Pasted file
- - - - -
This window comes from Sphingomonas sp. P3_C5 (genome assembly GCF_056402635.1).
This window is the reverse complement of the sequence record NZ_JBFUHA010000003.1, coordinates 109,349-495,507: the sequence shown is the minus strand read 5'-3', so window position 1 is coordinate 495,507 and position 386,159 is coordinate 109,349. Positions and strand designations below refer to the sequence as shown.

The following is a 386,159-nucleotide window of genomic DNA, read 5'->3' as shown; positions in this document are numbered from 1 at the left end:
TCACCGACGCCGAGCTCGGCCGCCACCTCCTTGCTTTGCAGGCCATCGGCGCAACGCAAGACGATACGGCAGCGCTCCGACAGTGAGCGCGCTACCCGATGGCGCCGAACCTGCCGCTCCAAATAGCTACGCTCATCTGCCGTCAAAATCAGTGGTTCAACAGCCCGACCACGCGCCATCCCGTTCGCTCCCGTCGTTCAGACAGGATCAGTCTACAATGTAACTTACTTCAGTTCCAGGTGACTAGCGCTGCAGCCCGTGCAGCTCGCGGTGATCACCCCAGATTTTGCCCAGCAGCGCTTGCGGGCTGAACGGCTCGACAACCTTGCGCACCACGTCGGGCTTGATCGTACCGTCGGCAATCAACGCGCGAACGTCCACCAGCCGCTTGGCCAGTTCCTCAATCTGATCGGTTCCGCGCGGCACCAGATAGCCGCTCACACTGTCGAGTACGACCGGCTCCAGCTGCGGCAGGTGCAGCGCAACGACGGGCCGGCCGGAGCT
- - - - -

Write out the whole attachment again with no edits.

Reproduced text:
This window comes from Sphingomonas sp. P3_C5 (genome assembly GCF_056402635.1).
This window is the reverse complement of the sequence record NZ_JBFUHA010000003.1, coordinates 109,349-495,507: the sequence shown is the minus strand read 5'-3', so window position 1 is coordinate 495,507 and position 386,159 is coordinate 109,349. Positions and strand designations below refer to the sequence as shown.

The following is a 386,159-nucleotide window of genomic DNA, read 5'->3' as shown; positions in this document are numbered from 1 at the left end:
TCACCGACGCCGAGCTCGGCCGCCACCTCCTTGCTTTGCAGGCCATCGGCGCAACGCAAGACGATACGGCAGCGCTCCGACAGTGAGCGCGCTACCCGATGGCGCCGAACCTGCCGCTCCAAATAGCTACGCTCATCTGCCGTCAAAATCAGTGGTTCAACAGCCCGACCACGCGCCATCCCGTTCGCTCCCGTCGTTCAGACAGGATCAGTCTACAATGTAACTTACTTCAGTTCCAGGTGACTAGCGCTGCAGCCCGTGCAGCTCGCGGTGATCACCCCAGATTTTGCCCAGCAGCGCTTGCGGGCTGAACGGCTCGACAACCTTGCGCACCACGTCGGGCTTGATCGTACCGTCGGCAATCAACGCGCGAACGTCCACCAGCCGCTTGGCCAGTTCCTCAATCTGATCGGTTCCGCGCGGCACCAGATAGCCGCTCACACTGTCGAGTACGACCGGCTCCAGCTGCGGCAGGTGCAGCGCAACGACGGGCCGGCCGGAGCT